Zimbabwe’s dairy sector recorded improved performance on the back of increased milk output in the last quarter of 2018, up 18% with respect to the same period in 2017 to 21 million litres, while production for the whole year increased by 13.6%.
According to statistics provided by the Reserve Bank of Zimbabwe (RBZ), this growth was mainly driven by a raft of measures introduced by the government and private players, as well as the Zimbabwe Association of Dairy Farmers’ (ZADF) Strategic Plan for 2018 to 2022, which aims to raise production levels to 130 million litres per annum by 2022.
As Zimbabwe is unable to meet its local milk demand (about 70 million litres against a national demand of 120 million litres), the country is spending more than US $7 million per month to import powdered milk and butter, mainly from South Africa.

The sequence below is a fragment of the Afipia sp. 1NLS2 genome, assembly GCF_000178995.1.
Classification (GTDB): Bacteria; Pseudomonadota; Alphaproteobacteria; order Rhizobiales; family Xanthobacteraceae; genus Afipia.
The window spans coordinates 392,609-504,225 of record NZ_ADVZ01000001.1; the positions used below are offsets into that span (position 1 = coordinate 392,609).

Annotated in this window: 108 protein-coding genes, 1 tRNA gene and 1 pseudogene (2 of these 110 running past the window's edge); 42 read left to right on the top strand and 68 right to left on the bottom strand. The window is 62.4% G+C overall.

The biggest impediments to the full recovery of the country’s dairy industry include high production costs such as electricity, labour, stock feeds and agro inputs, problems that the government is attempting to mitigate with the launch of the National Command Dairy Programme aimed at revitalising the sector.
Other important actions are coming from abroad. Perrance Shiri, Minister for Agriculture, has revealed that Belarus is set to establish a state-of-the-art dairy facility in Zimbabwe to improve national milk production.
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